Almost everybody who drives to Mammoth goes right by the Crystal Geyser plant in Olancha. It is home to their Natural Alpine Spring Water (I see people buying it in the local markets and laugh). They recently pleaded guilty to basically dumping the arsenic they’ve removed from the water back into the ecosystem. The company was fined $5M with nobody being incarcerated. The company apparently has about $50M in revenue per year. They are a privately held company. The Sheet did report on the Main Street Taxpayers Association’s case against multiple parties (including the Town and MMSA) a couple of weeks back. The visiting judge apparently wasn’t very impressed with the case as a whole and the evidence. But at this point it looks like the case could be dismissed or could be going to the Appeals Court. It appears to be a big ‘stay tuned’ event.
I’ve been through plenty of earthquakes in my life and I always (for fun) try to accurately estimate their size. It is easier today since they are reported shortly after they happen. Saturday morning I was sitting at my desk and the biggest one in quite some time rolled through Mammoth. I guessed 4.5….. Caltech reported it at 4.4.
A vacant lot above the Village closed for $237,000. This lot has been traded around over the years (decades). I’ve had many people inquire about it. I’ve walked it with a couple of people (mainly because they didn’t believe what I was telling them). It is a big lot on a nice dead-end residential street. The problem is that the Village Gondola easement runs right through the middle of the lot. A structure can’t be built in the easement (under the gondola). So structures would have to be built on one side or the other or both. Dozens of potential buyers have tried to figure out this puzzle. Apparently someone new thinks they have; maybe a small house on one side and an ADU on the other??
Three highly desirable Westin Monache units closed (finally) in the period. Two were top floor units (a Studio and 1 bedroom) with southern views. The second was a southwest upper floor 2 bedroom / 2 bath closing for $650,000. Based on price history, the values are a little depressed. Assessments can do that. Might be good time to be shopping the Westin.
Two single family homes closed in the ~$1M range. Both are in close proximity to the ski lifts. It is that time of year.
Favorite New Listing For The Period
Other Real Estate News
My Q&A column that ran in The Sheet over MLK weekend produced several questions and comments about the “rental wars” in Mammoth. It is fascinating on many levels and where it all ends-up is anybody’s guess. There are major players involved and they are all in the hunt. And many hungry local business people too. They all want a piece of the action. If I was half my age I would want in on it too.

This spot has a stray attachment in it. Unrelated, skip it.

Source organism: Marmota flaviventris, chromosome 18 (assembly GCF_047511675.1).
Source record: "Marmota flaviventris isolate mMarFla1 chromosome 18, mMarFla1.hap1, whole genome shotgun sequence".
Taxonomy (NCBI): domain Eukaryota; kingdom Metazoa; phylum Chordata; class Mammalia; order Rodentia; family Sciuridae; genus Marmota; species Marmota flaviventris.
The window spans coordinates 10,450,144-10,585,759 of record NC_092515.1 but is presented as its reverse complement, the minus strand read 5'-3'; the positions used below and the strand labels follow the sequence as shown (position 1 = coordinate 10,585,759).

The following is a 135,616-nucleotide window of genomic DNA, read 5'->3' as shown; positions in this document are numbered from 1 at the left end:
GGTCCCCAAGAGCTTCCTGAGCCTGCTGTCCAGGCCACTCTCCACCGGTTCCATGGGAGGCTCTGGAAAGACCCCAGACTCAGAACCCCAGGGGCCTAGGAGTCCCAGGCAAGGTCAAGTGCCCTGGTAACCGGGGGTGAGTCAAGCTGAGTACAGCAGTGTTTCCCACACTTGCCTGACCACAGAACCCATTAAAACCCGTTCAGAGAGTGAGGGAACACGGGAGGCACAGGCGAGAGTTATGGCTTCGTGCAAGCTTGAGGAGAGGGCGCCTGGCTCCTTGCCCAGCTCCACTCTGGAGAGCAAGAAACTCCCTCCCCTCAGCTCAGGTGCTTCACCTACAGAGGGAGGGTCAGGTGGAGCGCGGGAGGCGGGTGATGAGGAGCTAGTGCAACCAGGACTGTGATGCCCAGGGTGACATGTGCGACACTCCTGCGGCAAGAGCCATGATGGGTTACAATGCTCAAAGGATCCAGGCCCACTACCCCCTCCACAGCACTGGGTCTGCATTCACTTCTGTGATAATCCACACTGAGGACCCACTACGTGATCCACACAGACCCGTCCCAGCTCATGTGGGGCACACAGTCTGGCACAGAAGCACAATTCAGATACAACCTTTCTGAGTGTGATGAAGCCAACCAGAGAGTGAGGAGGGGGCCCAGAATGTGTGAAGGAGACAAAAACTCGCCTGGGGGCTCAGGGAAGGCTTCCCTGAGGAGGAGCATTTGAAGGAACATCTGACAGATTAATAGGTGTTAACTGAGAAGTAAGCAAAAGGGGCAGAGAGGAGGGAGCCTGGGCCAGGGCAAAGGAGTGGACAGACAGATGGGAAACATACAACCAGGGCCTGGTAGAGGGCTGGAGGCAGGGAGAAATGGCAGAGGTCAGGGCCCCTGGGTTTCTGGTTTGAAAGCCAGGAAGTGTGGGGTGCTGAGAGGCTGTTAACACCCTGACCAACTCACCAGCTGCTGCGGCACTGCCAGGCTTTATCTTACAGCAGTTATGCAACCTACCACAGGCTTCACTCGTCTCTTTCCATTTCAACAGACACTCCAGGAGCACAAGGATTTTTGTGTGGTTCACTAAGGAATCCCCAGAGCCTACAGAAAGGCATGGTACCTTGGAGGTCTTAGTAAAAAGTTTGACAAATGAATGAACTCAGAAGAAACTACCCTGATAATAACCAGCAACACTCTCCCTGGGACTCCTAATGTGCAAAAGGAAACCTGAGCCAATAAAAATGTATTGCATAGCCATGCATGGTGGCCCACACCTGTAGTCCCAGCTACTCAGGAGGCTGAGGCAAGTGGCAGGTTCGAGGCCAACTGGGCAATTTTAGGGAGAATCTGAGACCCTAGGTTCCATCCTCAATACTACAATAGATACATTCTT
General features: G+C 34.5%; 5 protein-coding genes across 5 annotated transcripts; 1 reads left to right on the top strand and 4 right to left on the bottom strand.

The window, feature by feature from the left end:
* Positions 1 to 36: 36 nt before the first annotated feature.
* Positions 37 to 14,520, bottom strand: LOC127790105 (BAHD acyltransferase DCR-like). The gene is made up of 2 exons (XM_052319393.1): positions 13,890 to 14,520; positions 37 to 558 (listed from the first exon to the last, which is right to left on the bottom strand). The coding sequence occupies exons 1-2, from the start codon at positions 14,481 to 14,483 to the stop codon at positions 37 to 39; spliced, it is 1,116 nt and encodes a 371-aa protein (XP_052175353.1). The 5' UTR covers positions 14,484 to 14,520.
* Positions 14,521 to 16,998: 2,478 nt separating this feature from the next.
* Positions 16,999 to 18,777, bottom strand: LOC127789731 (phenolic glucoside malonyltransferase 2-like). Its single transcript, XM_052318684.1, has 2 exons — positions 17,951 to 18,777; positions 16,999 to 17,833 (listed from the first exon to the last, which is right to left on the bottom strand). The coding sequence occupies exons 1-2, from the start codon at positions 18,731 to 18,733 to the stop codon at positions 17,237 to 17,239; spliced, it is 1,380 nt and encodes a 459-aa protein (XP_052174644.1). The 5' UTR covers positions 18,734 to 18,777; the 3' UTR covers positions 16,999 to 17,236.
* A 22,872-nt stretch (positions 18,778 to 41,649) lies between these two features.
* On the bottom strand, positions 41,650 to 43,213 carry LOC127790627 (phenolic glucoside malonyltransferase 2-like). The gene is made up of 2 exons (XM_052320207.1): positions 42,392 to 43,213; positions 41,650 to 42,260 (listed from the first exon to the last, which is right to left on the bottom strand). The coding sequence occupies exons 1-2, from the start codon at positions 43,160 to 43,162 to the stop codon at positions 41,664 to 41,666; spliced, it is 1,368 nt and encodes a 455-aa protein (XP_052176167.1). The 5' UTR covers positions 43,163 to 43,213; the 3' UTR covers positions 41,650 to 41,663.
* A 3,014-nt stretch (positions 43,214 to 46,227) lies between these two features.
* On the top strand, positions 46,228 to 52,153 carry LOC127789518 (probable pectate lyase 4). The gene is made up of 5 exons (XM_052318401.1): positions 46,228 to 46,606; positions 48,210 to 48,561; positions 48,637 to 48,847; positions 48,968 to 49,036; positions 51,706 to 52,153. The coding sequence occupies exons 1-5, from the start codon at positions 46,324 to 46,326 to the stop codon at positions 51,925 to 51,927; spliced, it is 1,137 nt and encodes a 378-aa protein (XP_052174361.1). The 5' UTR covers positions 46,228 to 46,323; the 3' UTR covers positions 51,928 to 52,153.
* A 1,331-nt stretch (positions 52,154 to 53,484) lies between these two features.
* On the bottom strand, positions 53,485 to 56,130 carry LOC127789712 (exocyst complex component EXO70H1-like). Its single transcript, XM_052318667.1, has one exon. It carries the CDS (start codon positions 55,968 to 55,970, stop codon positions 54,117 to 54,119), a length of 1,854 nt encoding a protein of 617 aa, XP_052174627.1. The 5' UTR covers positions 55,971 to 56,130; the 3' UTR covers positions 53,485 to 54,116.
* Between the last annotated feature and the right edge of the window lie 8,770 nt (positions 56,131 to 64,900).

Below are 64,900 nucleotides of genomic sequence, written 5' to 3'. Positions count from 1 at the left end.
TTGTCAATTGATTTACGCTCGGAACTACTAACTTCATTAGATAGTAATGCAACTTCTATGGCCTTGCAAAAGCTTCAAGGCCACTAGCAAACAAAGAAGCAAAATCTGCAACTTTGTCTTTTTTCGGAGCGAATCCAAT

AirDNA and CBRE (the old Coldwell Banker Commercial) made some interesting reporting on the short term rental (STR) market this past week. Much of it was based on year-end data and YOY comparisons. Here are some of the key take-aways.
• The STR market continues to grow but at a slower pace. “Vacation rentals” in urban areas declined in 2019 but vacation rentals in leisure/destination/resort areas are still growing and dominate the list of fastest growing markets in the last five years. The number of STR units grew by 26% in 2019 compared to 39% in 2018. There are currently almost 2 million active STRs listed on Airbnb and VRBO. The number of STR units now exceed more than 10% of the country’s traditional hotel units.
• The hotel industry has not seen positive ADR (average daily rate) growth since 2016. Since mid-2018 the hotel industry is reporting steadily decreasing ADR on a quarterly basis. New supply of both traditional hotels and STRs has had a significant and negative impact on hotel revenue per available room (in the industry known as RevPAR). However, RevPar in resort and rural locations has outperformed the national average even where there are high concentrations of STR units.
• A high percentage, 57%, of STRs in resort/rural locations DO NOT have a hotel within one mile of their location. Many of these STRs have unique or special locations that hotels cannot compare to. And many of these properties have been rentals for decades but the advent of online booking platforms has given them significant growth and penetration into the market. Guests are looking for affordability, location and local experiences. For consumers, price and location are still primary motivators. But localism, home-like amenities and “unusual” experiences are also key.
• STR owners should always expect revenue volatility and variability on a month-to-month basis. But contractions are short-lived. Increasing revenue is the greater challenge.
• The growth of STRs has caused a wave of regulatory policies in many communities. The markets where regulatory policies have been enacted have experienced the greatest declines in revenue. Interestingly, the strong regulatory influence in New York City has created a significant supply of private room rentals versus entire home listings. (Thankfully the Town of Mammoth Lakes has chose not to regulate beyond health and safety issues — they know where the money in the Town coffers comes from.)
Thanks for reading!
If you know anyone interested in buying or selling real estate in the Mammoth region, please send them my way!